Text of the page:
Prescription drug abuse is on the rise across the nation, and Searsport Police Chief Dick LaHaye said Midcoast Maine is not immune to the problem, or to the crimes that come with it.

That is one of the many reasons that police departments across the country will be collecting unwanted, expired or unused prescription drugs this weekend.

The Maine Drug Enforcement Agency will coordinate with local law enforcement agencies across the state Saturday, Sept. 25, from 10 a.m. to 2 p.m. to allow the public to safely dispose of unused prescription drugs. LaHaye said the statewide undertaking is part of a national effort by the U.S. Department of Justice called Take-back Day.

The event will provide a unified opportunity for the public to surrender expired, unwanted, or unused pharmaceutical controlled substances and other medications to law enforcement officers for destruction. This one-day effort will bring national attention to the issue of prescription drug abuse. The program also provides an opportunity for law enforcement agencies to establish safe collection sites for all residents, regardless of where they reside.

In Searsport, LaHaye said residents are invited to bring bottles of unused, unwanted or expired medications, minus any over-the-counter packaging, to the Dan Rich Public Safety Building at 3 Union St. LaHaye asked that residents refrain from dropping off used hypodermic needles, as the police department has no way to store or dispose of such items safely.

Getting prescription drugs disposed of in a secure way, he said, can help reduce the frequency of crimes that are often linked to the presence of prescription drugs in a home.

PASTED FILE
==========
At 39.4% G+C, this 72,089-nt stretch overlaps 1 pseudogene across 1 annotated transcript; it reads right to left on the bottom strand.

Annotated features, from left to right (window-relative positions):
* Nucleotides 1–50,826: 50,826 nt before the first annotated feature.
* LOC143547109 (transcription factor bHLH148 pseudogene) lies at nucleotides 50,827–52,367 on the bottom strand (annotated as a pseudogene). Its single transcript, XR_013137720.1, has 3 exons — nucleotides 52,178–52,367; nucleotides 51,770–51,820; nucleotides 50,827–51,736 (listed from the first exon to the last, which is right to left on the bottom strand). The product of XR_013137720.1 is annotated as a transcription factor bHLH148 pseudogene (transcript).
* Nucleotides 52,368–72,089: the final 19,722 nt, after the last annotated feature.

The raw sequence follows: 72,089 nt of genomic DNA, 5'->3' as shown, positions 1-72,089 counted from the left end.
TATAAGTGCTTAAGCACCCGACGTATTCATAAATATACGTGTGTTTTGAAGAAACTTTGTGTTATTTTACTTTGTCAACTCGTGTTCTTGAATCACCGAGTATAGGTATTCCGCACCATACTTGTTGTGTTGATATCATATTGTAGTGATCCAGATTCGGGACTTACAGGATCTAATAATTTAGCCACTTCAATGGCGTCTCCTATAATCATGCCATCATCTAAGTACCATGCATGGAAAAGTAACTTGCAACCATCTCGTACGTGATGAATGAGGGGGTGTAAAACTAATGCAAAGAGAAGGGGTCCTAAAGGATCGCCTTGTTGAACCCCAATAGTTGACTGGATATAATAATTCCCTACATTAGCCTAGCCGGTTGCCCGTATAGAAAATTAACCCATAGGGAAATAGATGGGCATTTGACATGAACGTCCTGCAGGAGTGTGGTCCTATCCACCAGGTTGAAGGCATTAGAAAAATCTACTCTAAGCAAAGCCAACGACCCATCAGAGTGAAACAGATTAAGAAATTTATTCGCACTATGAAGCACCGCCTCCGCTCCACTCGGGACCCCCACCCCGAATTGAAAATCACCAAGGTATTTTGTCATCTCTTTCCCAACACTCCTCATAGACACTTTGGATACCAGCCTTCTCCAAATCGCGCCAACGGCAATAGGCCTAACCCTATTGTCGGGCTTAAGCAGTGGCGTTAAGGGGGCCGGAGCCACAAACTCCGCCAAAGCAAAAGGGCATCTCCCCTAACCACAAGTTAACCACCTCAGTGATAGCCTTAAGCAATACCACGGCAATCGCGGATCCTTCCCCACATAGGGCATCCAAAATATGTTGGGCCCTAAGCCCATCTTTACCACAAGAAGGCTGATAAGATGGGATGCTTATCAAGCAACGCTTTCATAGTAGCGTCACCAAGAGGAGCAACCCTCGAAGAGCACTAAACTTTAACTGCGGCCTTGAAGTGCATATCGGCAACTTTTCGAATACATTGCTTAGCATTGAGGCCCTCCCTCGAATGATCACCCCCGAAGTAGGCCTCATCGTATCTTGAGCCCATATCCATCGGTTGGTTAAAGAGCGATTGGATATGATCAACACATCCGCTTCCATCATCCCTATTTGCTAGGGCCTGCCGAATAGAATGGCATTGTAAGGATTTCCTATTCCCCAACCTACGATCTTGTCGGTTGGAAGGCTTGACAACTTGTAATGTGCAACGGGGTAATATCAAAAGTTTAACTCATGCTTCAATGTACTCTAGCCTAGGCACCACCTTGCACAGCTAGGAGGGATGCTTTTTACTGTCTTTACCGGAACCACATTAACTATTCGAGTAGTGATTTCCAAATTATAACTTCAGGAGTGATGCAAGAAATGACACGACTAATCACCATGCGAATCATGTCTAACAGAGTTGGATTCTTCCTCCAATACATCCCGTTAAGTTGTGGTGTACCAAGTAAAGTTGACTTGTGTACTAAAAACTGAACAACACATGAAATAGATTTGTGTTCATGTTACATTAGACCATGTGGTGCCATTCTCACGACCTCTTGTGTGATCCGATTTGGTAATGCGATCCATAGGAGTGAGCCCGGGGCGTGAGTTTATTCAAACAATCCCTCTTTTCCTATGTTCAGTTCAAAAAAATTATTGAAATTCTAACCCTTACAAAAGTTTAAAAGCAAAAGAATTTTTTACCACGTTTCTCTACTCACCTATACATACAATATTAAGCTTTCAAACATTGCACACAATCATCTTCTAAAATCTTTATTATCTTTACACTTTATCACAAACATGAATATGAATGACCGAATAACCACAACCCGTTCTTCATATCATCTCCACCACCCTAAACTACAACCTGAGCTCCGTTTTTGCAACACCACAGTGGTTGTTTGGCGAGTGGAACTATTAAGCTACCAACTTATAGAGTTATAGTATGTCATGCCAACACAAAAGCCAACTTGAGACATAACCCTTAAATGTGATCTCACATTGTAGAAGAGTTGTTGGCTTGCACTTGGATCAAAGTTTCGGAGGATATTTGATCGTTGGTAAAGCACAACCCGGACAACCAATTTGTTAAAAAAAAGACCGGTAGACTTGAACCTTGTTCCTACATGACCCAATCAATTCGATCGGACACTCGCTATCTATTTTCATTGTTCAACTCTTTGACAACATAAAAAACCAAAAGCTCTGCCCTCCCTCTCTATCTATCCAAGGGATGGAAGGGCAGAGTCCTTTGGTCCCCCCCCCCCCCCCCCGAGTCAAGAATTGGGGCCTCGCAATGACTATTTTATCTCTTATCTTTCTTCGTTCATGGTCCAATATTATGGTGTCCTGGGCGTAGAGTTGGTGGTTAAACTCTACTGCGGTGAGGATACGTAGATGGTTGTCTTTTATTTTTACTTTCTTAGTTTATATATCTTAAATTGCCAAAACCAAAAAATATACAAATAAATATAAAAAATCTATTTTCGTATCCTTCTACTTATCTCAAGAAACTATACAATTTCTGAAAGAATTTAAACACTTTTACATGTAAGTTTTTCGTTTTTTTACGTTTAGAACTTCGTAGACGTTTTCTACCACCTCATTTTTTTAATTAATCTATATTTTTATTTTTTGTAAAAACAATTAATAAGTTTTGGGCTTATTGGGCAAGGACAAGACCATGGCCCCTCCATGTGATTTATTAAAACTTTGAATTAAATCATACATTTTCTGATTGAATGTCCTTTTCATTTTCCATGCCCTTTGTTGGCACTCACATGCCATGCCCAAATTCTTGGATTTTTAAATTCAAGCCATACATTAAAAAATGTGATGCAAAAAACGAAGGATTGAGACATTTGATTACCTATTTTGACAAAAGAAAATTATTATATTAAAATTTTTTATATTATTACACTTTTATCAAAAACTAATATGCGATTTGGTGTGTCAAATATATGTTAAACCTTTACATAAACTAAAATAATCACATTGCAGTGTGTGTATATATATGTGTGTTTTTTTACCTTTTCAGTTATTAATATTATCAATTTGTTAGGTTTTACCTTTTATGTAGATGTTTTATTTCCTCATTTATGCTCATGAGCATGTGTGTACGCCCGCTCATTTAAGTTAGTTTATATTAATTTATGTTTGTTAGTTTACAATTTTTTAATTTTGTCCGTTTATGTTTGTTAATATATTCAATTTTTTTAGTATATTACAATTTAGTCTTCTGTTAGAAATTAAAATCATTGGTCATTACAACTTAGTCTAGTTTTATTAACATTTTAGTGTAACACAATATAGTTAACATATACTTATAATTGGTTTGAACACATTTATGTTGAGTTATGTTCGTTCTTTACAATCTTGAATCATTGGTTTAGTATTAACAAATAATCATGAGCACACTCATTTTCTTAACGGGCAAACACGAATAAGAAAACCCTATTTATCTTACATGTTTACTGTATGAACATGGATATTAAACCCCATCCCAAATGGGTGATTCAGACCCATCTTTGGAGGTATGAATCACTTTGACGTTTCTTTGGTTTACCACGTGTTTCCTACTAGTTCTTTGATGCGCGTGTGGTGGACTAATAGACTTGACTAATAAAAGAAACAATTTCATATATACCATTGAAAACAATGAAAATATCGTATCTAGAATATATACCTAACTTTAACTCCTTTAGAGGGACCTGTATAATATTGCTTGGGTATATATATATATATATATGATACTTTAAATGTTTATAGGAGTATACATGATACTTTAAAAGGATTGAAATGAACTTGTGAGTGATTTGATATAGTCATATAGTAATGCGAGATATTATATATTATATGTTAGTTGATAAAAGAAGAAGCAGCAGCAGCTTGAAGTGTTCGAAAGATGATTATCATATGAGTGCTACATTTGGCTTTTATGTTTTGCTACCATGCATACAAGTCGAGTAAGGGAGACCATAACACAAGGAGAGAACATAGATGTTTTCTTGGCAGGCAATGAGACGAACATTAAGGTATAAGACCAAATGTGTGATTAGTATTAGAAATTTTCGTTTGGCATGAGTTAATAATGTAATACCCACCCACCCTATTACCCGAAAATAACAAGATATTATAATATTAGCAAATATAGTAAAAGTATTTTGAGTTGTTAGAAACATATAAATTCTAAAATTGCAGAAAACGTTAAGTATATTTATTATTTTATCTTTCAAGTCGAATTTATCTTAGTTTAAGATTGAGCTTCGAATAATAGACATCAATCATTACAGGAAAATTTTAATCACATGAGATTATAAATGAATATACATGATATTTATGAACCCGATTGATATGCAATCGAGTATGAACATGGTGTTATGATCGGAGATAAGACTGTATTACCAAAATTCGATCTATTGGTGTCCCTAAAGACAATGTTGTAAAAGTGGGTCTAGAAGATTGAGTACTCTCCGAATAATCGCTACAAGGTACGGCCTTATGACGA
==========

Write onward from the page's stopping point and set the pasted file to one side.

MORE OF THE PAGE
“This will hopefully cut down on things like burglaries that we’ve seen throughout the country, throughout Maine and throughout Searsport that are related to prescription drugs,” said LaHaye.

A press release issued by SPD on the weekend event stated, “Many Americans are not aware that medicines that languish in home cabinets are highly susceptible to diversion, misuse and abuse.” It goes on to state that prescription drug abuse is rising at “an alarming rate” across the country, as are the numbers of accidental poisonings and overdoses due to the presence of these drugs.

“Studies show that a majority of abused prescription drugs are obtained from family and friends, including from the home medicine cabinet,” according to the release.

LaHaye added that Take-back Day and events like it aim to prevent residents from disposing of the medicines improperly, such as by burying them or flushing them down the toilet, which can adversely affect the groundwater.

If residents have unwanted medicines and are unable to stop in during Saturday’s drug take-back event, LaHaye said they are still welcome to bring them by the public safety building for proper destruction.

The event is a win-win for residents and the participating communities, as the service is being provided free of charge.

“There will be no cost to the residents, and no cost to the police department other than our time,” he said.

In addition to the Searsport Police Department, law enforcement agencies taking part in the take-back day in Waldo County include:

• The Lincolnville Police Department will be hosting a drop-off site at the Lincolnville Central School, 523 Hope Road (Route 235).

• Troop D of the Maine State Police will be hosting a drop-off site at the Frankfort Village Fire Station, 7 Maine Road North (Route 1A).